I think you are correct to worry about an overload of algebraic structures, especially if they are not well-motivated. I would strongly encourage you to keep the naming of various algebraic structures to a minimum in a first course in abstract algebra. In my view, the goal of the course is for them to see the power of abstraction in a fairly concrete setting, illustrating how it illuminates certain structures (e.g. the study of symmetry via group theory, the similarity in structure between integers and polynomials in one variable with coefficients in a field via ring theory). I think it is much more useful to get to something non-trivial and engaging for the students such as the wallpaper groups, Platonic solids, or Rubik's Cube rather than trying to convince of the austere beauty of abstract algebraic structure for its own sake.
If you insist on introducing a bunch of different structures, my guideline for when it is appropriate to move on from one structure to another is when students, at a minimum, can do the following:
(1) distinguish between objects which have the structure and which do not. (e.g. is such-and-such set with such-and-such operation a quasigroup? is such-and-such subset of a group a subgroup?)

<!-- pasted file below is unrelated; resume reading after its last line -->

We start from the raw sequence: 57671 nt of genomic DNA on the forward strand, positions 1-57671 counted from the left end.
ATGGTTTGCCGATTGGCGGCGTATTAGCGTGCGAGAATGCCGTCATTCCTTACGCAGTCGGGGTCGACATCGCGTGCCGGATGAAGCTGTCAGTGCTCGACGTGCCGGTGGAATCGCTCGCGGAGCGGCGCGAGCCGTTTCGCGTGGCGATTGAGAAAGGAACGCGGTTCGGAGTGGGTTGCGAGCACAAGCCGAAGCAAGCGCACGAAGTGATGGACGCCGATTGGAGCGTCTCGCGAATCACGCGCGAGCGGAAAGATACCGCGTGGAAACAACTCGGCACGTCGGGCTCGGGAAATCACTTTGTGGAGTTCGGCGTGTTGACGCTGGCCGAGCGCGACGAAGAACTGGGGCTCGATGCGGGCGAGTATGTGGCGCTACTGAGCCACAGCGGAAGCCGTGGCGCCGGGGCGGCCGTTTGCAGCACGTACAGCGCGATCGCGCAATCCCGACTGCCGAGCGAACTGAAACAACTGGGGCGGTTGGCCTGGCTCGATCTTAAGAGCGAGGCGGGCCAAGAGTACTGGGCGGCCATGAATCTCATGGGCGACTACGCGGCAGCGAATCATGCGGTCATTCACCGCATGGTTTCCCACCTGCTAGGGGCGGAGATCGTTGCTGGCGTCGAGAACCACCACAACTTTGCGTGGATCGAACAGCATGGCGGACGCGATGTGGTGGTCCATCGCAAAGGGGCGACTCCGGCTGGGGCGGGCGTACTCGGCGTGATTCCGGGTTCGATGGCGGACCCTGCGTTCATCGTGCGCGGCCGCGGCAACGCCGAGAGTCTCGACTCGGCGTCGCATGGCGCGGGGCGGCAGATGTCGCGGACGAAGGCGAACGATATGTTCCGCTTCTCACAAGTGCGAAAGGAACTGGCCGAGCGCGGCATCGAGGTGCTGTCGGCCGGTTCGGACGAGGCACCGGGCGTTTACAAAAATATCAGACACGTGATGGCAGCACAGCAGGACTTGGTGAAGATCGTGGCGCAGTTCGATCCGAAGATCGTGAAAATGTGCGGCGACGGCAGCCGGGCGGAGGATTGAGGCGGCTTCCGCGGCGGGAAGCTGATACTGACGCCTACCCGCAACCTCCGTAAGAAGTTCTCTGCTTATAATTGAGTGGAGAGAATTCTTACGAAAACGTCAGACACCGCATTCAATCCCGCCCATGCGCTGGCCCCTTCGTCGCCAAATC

(2) be able to work with simple ideas related to the given structure such as substructures, quotient structures (though this is challenging in a first course) and homomorphisms. (e.g. is the following set-theoretic map a homomorphism of groups? is the following quasigroup a Moufang loop? what is the kernel of the following group homomorphism?)
If students do not become proficient at both (1) and (2) for a given algebraic structure, then it is not clear to me what is the point of introducing said algebraic structure in the course. As I suggested in my first paragraph, I am very skeptical that students can actually acquire significant mastery of multiple algebraic structures during the course of a semester. I think it is much more valuable to students to understand group theory at a deep level than to have a broad, but shallow, acquaintance with a wide variety of algebraic structures.